- The Washington Times - Sunday, November 24, 2002

PRAGUE Former Secretary of State Madeleine K. Albright praised the Bush administration yesterday for inviting seven former communist countries to join NATO this week, but she cautioned against premature expansion of the alliance farther east to the Caucasus and into Central Asia.
Mrs. Albright, who on behalf of the United States signed the documents admitting Poland, Hungary and the Czech Republic in 1999, predicted a tough approval process in the U.S. Congress for the seven future members.
It "will depend a lot on the determination" of President Bush's team "to get it through," she said.
"They have pursued the open-door NATO policy that we talked about," she said. "It's a big step forward to have taken in all seven. This is very much what I wanted to see and the purpose of the whole exercise to get an undivided Europe and I think we got it. There are no more flash points on the continent, which we haven't seen for centuries."
In an interview in Prague, her birthplace, where NATO held its two-day summit this week, Mrs. Albright noted that the seven prospective members of the alliance are "much more pro-American" than the current members. "They see their change of status as due to the United States, because we have really welcomed them," she said.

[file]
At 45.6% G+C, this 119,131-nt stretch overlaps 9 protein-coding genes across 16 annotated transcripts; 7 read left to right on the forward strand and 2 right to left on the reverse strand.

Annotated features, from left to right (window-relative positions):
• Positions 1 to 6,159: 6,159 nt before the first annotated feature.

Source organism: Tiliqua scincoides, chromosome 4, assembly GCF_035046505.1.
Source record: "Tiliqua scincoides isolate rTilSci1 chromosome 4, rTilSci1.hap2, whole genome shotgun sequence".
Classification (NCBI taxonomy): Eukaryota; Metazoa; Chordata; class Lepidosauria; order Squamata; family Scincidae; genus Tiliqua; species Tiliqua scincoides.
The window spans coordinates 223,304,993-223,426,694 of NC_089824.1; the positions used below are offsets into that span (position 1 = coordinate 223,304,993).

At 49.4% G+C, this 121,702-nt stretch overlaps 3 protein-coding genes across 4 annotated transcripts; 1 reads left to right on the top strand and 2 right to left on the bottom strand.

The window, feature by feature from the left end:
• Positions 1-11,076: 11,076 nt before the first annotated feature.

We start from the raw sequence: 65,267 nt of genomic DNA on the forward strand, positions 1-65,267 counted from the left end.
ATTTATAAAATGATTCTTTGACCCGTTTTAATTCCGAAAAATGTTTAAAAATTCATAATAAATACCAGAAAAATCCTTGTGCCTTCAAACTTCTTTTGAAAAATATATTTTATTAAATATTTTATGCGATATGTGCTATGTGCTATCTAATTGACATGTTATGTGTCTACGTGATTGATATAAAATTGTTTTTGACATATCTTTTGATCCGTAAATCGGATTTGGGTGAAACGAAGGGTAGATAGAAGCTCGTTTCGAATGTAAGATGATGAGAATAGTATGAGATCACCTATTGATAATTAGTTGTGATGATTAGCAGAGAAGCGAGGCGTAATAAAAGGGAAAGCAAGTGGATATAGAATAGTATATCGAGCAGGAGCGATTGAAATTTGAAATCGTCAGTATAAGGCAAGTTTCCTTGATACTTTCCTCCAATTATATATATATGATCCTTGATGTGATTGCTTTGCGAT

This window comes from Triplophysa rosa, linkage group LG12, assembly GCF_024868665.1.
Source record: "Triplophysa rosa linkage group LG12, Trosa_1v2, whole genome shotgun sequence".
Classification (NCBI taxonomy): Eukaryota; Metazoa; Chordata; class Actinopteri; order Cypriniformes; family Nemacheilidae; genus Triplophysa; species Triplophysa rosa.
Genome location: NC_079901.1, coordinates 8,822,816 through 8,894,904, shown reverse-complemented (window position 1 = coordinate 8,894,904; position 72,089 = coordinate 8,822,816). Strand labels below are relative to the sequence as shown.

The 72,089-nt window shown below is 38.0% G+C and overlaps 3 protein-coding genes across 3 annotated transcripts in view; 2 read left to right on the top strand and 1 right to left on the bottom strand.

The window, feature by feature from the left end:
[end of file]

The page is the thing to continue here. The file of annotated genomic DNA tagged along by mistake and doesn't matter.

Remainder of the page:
Bulgaria, Estonia, Lithuania, Latvia, Romania, Slovakia and Slovenia won invitations Thursday. Albania and Macedonia were deemed not ready yet.
Mrs. Albright was invited to Prague by Czech President Vaclav Havel to observe the summit, the first event of its kind ever held behind the former Iron Curtain.
She travels to Romania today to promote a government project, which is aided by the pharmaceutical firm Merck, to treat Romanian children for HIV and AIDS.
About 9,000 Romanian babies, mostly in orphanages, were infected with contaminated blood transfusions during the waning days of communism, and more than 1,000 since have died.
Mrs. Albright will visit a clinic where anti-retroviral treatment is available to all children who need it.
"Romania must take the lessons of the pediatric AIDS initiative to the rest of its health care system to show that effective partnerships between governments, the private sector and nongovernmental organizations can provide a system that puts the patient first," she said.
On the topic of future NATO expansion, Mrs. Albright said, "I don't think it's worth it at the moment to think how far East the alliance should go."
She recalled the tough questions that were asked in Congress before it approved membership for Poland, Hungary and the Czech Republic.
The newly invited nations will face similar scrutiny.
Congress is certain to insist that new NATO members sign bilateral accords with the United States that would exempt American servicemen from jurisdiction of the new International Criminal Court.
The United States fears that opponents of U.S. military involvement abroad will use the court to harass Washington with frivolous and politically motivated charges against American soldiers.
Of the seven new NATO members, only Romania has signed such an accord.

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